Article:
For most Arizonians, the state’s traffic photo radar tickets are a major point of contention.
Photo radar enforcement is typically located at the state’s busiest streets and intersections, making them prime locations for law enforcement to snag a shot of those who violate traffic laws.
Arizona’s traffic laws can be found in Title 28 of the Arizona Revised Statutes.
While the photo radar tickets are a way for law enforcement to enforce traffic laws, there are also a number of issues associated with the system.
Service of Process
The most prevalent issue with photo radar tickets is service of process.
According to Arizona’s Rules of Civil Procedure, traffic tickets need to be properly served to you for them to be valid.
Mailing a traffic ticket resulting from being nabbed by a photo radar system is not sufficient service of process.
To validate the ticket, authorities request that you sign a waiver for your service of process and that you then mail the waiver back. Once you waiver your service of process, the ticket holds more effect.
While some will recommend simply tossing out the ticket, it is best to consult with a professional Arizona civil traffic ticket lawyer in order to determine what effect, if any, this will have.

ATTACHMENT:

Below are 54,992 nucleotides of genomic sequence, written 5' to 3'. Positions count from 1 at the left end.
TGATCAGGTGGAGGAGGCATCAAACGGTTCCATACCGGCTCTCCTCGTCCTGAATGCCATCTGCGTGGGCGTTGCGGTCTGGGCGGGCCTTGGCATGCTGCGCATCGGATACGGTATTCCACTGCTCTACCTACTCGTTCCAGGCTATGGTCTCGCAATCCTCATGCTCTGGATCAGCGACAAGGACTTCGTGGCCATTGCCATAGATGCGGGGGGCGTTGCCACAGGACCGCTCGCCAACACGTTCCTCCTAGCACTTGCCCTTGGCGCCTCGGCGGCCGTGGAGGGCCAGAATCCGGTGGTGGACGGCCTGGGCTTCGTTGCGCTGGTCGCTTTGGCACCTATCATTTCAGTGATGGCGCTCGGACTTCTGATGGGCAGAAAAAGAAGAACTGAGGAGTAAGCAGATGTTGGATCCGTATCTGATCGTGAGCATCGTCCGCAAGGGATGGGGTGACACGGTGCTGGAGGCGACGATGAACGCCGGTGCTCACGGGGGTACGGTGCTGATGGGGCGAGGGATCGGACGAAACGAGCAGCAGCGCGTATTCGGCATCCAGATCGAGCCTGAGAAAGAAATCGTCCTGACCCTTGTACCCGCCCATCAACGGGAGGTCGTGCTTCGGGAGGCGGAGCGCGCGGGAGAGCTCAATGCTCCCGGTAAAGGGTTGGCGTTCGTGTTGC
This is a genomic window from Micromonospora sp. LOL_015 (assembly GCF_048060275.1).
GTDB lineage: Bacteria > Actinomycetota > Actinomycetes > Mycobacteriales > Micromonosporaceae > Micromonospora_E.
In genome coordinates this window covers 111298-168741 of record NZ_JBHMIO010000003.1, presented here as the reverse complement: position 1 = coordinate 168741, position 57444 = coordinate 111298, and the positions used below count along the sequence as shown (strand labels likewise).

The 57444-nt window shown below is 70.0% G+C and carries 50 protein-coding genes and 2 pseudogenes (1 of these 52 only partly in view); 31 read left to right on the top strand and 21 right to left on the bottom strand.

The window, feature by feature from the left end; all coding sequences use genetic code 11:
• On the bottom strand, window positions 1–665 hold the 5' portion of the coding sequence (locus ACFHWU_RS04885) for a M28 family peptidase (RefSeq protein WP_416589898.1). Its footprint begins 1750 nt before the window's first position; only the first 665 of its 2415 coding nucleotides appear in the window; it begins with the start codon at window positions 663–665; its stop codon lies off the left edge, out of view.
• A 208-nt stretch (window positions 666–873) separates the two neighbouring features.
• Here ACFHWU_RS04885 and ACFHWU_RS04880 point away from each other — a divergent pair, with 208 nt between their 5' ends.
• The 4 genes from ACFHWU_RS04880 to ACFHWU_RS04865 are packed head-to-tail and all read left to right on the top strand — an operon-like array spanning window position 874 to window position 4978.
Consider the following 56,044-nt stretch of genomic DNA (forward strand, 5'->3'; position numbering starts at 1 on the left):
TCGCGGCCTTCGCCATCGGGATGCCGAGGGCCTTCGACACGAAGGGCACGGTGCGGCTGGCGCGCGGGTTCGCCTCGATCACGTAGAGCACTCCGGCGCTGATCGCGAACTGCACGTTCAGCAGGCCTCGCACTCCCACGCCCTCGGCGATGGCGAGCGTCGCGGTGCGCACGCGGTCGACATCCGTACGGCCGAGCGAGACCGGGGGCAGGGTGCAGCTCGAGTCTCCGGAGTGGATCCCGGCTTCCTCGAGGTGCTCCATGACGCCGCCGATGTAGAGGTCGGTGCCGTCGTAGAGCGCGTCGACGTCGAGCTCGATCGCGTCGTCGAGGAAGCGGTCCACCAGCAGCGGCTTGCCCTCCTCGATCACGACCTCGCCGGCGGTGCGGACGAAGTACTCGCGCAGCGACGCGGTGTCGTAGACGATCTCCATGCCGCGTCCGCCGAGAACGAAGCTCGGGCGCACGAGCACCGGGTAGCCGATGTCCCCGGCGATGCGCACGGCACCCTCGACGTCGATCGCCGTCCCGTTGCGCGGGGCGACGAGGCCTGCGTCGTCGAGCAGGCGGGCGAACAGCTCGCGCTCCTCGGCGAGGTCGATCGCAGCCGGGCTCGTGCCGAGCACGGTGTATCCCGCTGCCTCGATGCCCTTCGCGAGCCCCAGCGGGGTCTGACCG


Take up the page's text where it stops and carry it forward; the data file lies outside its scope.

Some courts are now granting “alternative service” where the ticket can be taped to your door.
If you ignore the ticket after alternative service has been granted, you may end up being defaulted and having your license suspended.
Right on Red Issues
Another problem with photo radar tickets is that they may unfairly cite an individual for a non-threatening, but technical, violation.
For example, in many parts of the state, it is legal to make a right turn on a red light.
The problem is that many drivers fail to come to a complete halt, thus triggering the photo radar system, which leads them to getting ticketed.
In this type of case, you have law enforcement equipment that is unjustly ticketing individuals and treating their failure to come to a complete halt as a serious traffic violation.
A third problem with photo radar tickets is that they may be issued by a photo radar system that is inaccurate.
To address this problem, the state of Arizona requires that the photo radar system is calibrated every 24 hours.
However, if you are ticketed by a photo radar system, then there is a chance that it has not gone through the calibration process, thus causing your ticket to be faulty.
Traffic violations are a serious concern that should be addressed by a legal professional.
If you have been cited a traffic ticket resulting from a photo radar system, then consulting with an experienced professional can ensure that your rights are adequately represented.
At Tyler Allen Law Firm, our Phoenix traffic lawyers have experience in handling photo radar traffic violations.
Contact us today at (602) 456-0545 to get the legal advice that you need.